It is another brisk morning walk to work. Leaves swirl about and black coffee warms your body as the autumn wind blows. Once inside, you take the elevator all the way up before walking down the hall to your office. You just closed the quarterly books, so your morning is busy preparing to report financials. Despite the chaos, you are calm and in control. You then open an email from your general counsel, and all calm is shattered.
Counsel informs you that your company has been sued. It is a sales tax suit, so you initially assume that it is not significant, but you quickly find out how wrong that assumption is. It is a big number and will be both resource-intensive and expensive to resolve. You email your tax department, who assures you that they worked with a reputable accounting firm to make the determinations and tax filings in question. You request and review the memorandum that the accounting firm drafted with their thoughts on the issue—it was gray, but they reached a decision while pointing out the potential risk. You breathe. You email your controller, who confers with your auditor and then informs you that the position in the suit is not “reasonably possible” and “estimable” and, thus, does not need to be disclosed. You breathe. You draft an email instructing your tax and legal teams (copying the accountants) to engage legal counsel to respond to the filing. Again, you breathe…and move on.
Your quarterly and annual filings go well, and even your Q1 goes out without cause for alarm. But in late spring, the bottom drops out. Again, you open an email from counsel related to the sales tax lawsuit. Except that this email includes a discovery request from opposing counsel requiring you to “[s]tate and describe in detail all facts, reasons, and opinions, including, but not limited to, advice you received from tax preparers, tax accountants, consultants, or others…” You stand up, blood rushing to your face, and before you breathe you call your tax attorneys.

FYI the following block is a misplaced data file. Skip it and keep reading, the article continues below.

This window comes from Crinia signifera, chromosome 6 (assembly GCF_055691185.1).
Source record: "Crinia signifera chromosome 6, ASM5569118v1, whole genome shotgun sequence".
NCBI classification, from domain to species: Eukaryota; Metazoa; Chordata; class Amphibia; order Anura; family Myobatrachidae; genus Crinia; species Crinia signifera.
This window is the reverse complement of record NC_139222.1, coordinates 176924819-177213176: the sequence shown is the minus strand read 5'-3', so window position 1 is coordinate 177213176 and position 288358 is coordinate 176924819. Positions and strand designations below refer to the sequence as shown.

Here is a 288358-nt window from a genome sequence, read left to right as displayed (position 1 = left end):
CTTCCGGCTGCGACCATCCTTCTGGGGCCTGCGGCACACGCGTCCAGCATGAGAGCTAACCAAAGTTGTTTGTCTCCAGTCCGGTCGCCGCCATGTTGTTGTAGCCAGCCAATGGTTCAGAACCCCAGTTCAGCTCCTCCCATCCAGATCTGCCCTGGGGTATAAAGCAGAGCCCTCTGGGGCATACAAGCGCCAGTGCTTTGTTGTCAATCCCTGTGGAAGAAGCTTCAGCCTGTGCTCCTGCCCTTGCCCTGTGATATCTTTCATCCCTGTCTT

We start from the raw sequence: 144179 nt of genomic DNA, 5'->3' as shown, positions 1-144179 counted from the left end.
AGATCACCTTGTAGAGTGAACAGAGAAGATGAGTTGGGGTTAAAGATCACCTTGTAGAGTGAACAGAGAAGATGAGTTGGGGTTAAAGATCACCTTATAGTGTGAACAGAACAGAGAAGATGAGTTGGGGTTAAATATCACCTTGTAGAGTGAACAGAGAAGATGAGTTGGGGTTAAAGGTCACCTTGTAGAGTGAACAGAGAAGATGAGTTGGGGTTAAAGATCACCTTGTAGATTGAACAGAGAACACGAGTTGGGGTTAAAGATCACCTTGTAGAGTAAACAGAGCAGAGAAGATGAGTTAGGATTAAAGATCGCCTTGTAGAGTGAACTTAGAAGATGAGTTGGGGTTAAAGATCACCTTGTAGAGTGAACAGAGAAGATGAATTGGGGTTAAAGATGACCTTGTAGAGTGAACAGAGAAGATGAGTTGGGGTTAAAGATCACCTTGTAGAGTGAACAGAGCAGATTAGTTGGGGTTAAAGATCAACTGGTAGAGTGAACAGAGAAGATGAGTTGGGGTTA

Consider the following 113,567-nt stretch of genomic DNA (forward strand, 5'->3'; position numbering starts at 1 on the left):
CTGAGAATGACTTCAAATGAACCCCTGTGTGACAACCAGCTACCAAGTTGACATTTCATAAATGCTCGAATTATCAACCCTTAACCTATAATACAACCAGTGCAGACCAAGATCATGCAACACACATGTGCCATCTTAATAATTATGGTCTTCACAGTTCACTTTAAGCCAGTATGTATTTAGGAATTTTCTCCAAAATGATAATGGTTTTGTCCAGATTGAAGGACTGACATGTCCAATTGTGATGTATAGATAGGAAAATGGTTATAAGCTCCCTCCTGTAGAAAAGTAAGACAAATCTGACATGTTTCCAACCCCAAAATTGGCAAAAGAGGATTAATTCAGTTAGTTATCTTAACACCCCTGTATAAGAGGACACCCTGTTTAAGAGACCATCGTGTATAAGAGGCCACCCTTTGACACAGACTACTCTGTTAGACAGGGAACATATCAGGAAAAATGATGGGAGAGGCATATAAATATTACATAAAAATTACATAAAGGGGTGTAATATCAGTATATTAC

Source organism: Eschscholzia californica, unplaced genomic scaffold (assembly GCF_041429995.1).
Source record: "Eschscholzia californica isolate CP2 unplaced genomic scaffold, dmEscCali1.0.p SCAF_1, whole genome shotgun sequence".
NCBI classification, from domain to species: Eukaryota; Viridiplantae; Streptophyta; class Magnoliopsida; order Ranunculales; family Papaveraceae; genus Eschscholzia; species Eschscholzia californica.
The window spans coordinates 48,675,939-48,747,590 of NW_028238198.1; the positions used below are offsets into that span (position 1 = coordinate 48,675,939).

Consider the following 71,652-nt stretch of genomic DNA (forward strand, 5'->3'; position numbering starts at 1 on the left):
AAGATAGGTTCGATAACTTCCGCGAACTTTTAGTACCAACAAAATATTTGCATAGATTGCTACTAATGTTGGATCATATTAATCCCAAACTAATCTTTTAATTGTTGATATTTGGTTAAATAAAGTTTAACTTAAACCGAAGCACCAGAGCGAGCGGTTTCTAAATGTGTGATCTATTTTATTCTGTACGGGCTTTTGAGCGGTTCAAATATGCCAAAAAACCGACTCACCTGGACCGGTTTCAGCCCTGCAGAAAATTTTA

You try to remain calm but fail. How can this be? They cannot obtain this! Communications with tax accountants are confidential and protected in discovery…right?! WRONG. You hang up, you sit down and try to collect your thoughts before briefing your CEO. You screwed up. Your team screwed up. And now, it is going to be expensive.
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This pattern of events may seem unlikely, but it happens more often than you would think. Taxpayers continue to hire accounting and consulting firms to help them sort through various issues related to sales tax—things like whether they have triggered nexus and need to register and collect tax prospectively, or whether the products and services they are purchasing and selling are taxable. Or whether the entity they are looking to acquire has actual historical liabilities or exposures for unpaid tax. These are matters that depend upon statutory and regulatory analysis. In other words, they are legal issues.